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NOT a duplictae, see EDIT below
It is common knowledge that the Schrödinger equation can be solved exactly only for the simplest of systems - such the so-called toy models (particle in a box, etc), and the Hydrogen atoms; and not for relatively complex systems, such as the Helium atom and other multielectron systems.
I have been trying to get to the reason for this for a long time, and it seems that it has something to do with one or more of these -
- Correlation effects between the electrons as in the electrons trying to occupy positions opposite to each other with the nucleus between them.
- Some kind of quantum corellation due to entanglement.
- Appearance of inseparable 'cross-terms' in the expression for the Hamiltonian.
- As in 3 above, we can't figure out to model the fact that we don't know (from our theory) the total energy of the system (while we are making the model), and the kinetic and poten tial energies depend upon each other, so we can't actually find any of these.
Some references for the above-
However, complications can arise in the many-body problem. Since the potential energy depends on the spatial arrangement of the particles, the kinetic energy will also depend on the spatial configuration to conserve energy. The motion due to any one particle will vary due to the motion of all the other particles in the system ... For N interacting particles, i.e. particles which interact mutually and constitute a many-body situation, the potential energy function V is not simply a sum of the separate potentials (and certainly not a product, as this is dimensionally incorrect). The potential energy function can only be written as above: a function of all the spatial positions of each particle.
Unfortunately, the Coulomb repulsion terms make it impossible to find an exact solution to the Schrödinger equation for many-electron atoms and molecules even if there are only two electrons. The most basic approximations to the exact solutions involve writing a multi-electron wavefunction as a simple product of single-electron wavefunctions, and obtaining the energy of the atom in the state described by that wavefunction as the sum of the energies of the one-electron components.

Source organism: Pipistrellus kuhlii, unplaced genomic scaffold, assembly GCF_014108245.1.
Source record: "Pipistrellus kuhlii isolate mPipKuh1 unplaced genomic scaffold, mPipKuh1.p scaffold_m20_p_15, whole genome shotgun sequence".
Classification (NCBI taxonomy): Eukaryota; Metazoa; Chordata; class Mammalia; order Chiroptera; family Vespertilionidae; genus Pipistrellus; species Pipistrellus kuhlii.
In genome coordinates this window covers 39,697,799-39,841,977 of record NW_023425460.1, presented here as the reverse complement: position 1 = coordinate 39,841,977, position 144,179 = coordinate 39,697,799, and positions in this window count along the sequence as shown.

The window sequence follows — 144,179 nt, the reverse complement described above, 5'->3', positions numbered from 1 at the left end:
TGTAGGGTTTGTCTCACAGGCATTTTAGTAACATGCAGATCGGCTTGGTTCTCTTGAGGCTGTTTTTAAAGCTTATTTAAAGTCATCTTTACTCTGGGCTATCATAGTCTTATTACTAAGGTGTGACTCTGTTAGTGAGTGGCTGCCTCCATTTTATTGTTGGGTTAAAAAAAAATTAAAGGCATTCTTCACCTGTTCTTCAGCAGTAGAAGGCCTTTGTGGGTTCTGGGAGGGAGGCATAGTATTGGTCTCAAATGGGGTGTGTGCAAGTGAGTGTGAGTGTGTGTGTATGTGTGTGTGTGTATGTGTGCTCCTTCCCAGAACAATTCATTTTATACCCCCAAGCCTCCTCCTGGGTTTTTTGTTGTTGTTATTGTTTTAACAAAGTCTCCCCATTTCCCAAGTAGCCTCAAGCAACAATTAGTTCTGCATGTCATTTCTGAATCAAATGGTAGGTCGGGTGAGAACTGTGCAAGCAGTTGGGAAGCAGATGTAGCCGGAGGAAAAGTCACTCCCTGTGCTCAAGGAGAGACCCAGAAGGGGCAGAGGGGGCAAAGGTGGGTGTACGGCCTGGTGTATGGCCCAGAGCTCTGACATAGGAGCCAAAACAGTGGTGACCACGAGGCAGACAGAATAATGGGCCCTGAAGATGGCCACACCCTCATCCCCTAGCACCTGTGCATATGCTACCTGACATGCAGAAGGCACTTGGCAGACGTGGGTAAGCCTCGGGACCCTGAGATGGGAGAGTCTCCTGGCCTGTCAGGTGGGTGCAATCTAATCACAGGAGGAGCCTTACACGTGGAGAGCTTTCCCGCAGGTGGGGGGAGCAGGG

Very often, only numerical solutions to the Schrödinger equation can be found for a given physical system and its associated potential energy. However, there exists a subset of physical systems for which the form of the eigenfunctions and their associated energies can be found.
The many-body problem is a general name for a vast category of physical problems pertaining to the properties of microscopic systems made of a large number of interacting particles ... In such a quantum system, the repeated interactions between particles create quantum correlations, or entanglement. As a consequence, the wave function of the system is a complicated object holding a large amount of information, which usually makes exact or analytical calculations impractical or even impossible.
I have been trying to figure out these things for years, but inspite of all the available information, I still have a question to which I cannot find a answer -
What is the fundamental reason behind our inability to solve the Schrödinger equation for multielectron atoms - Is it actually imposibble to solve it (any proof?) or are we just not good enough at maths? Supposing that we kept trying g ti solve it, can someone clarify whether a solution could be found in principle?
To clarify my question, existing answers to older questions already state that the problem has a very high computational complexity, so that finding a solution is extremly unlikely. My question is different. I already know from the linked resources (and others) that the equation is effectively unsolvable for us.
What I am asking for is a clarification whether we have any reason at all to believe in the existance of a solution in any form, and the reasons for the same ?
I know that there are other similar problems such as the 3 body problem in Classical mechancics and it would be great if the answer touches upon them too.
The reasons I listed are not exhaustive at any rate, they are just what came off the top of my head as some of the variations of "The math is too tough." that i have seen over the years.